To dye or not to dye? Blondes can often blend the grey/silver hairs in subtly for many years before anyone notices they are grey. For many women skin colour changes will prompt a change of colour to a warmer blonde/brunette, whilst masking the grey is a bonus. Over the years I have dyed my hair but a few years ago stress caused my scalp to feel permanently itchy. I decided to stop dying in case problem was a chemical reaction. Happily everything is now okay but despite the visible grey hairs I have not returned to dying it at the moment. Again, this is a personal decision and I’m may change my mind. Colours are more varied now and with lowlights, and other techniques, less noticeably than in the past. However, my hair is less forgiving and is still aging. I suspect chemical enhancement is no longer for me.

Joan Collins is known to use hairpieces to enhance her glamourous look. For the recent ‘Absolutely Fabulous’ movie the lovely Joanna Lumley admitted Patsy’s famous beehive required a little ‘help’ to achieve. Several ladies I know in their nineties don a wig for special occasion. Others don stylish scarves or headgear. Hopefully, with a bit of TLC, we can keep our hair throughout our lives but at least it’s reassuring to know acceptable alternatives exist.

 This article relates to a previous article  I wrote on Aging Beauty. Many details are taken from a talk given by Dr Steven Shiel at Cheltenham Science Festival 2016. These are related in 2nd, 3rd and 4th paragraphs. Where ‘I’ is used the opinions are my own. In particularly Dr Sheil did not mention using anti-dandruff shampoos.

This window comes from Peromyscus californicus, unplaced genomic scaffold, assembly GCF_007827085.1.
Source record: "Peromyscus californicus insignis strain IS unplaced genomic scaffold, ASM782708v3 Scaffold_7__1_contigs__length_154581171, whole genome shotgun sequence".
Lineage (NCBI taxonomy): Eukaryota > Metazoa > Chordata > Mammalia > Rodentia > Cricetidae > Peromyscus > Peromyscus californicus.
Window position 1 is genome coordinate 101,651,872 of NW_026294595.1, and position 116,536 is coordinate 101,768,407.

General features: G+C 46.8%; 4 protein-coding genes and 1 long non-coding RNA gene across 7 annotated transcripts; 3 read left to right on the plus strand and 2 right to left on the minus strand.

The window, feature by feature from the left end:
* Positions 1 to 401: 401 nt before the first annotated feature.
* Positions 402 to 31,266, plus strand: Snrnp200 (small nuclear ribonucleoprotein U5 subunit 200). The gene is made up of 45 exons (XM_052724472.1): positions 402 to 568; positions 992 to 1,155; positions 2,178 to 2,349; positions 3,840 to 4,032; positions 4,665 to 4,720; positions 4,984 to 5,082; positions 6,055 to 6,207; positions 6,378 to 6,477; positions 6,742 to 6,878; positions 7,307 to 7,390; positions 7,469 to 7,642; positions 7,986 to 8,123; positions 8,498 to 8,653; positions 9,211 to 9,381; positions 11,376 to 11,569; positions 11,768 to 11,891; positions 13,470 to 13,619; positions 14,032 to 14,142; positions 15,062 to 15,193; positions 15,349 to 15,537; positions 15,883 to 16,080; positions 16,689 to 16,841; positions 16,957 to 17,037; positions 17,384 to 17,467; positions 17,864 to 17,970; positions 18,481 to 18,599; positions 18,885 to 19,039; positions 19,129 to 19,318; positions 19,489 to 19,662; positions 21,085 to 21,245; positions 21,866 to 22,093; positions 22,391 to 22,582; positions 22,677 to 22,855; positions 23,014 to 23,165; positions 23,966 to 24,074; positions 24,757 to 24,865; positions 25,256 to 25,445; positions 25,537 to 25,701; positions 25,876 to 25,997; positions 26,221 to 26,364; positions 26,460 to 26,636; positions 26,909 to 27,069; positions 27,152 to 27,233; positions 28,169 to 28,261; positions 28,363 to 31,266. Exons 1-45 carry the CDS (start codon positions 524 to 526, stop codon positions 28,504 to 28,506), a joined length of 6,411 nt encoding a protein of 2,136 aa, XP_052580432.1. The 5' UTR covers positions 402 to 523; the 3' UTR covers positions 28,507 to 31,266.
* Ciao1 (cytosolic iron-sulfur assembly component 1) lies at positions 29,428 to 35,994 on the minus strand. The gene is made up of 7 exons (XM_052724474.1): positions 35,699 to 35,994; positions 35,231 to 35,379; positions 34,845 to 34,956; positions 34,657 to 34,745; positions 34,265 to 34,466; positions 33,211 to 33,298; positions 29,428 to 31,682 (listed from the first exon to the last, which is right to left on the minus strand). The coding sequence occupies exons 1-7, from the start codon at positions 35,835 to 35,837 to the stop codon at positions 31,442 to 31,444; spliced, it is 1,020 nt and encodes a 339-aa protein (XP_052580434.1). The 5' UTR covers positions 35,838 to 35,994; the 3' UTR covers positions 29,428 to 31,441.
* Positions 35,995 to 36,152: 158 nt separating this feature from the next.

Daphne Selfe. The 87-year-old model has written a book The Way We Wore about her ‘life in clothes’ (a memoir based on her diaries) and it’s out now. Daphne started modelling in the 1950s. A fashion editor she works for wrote;  ‘I can vouch for her wonderful, enthusiastic attitude  – and brilliant posture, achieved by doing her own version of yoga, every day.’  Daphne has said ‘I creak a bit but I do look after my health.’

Beauty and the Older Woman

Aging is a privilege denied to many.


I recently attended a lecture at the Science Festival. I originally booked to see Michael Mosly discuss this recent TV programme, and book, regarding using diet to reduce, or even prevent, the onset of type 2 diabetes. Then I saw another lecture being given at the same time, ‘Is Beauty Skin Deep?’ its subject was the effects of aging and its presenter was Dr Steven Shiel, who turns out to work for L’Oréal who sponsored this event. I decided to swop my ticket on the basis I haven’t got diabetes but I am definitely aging.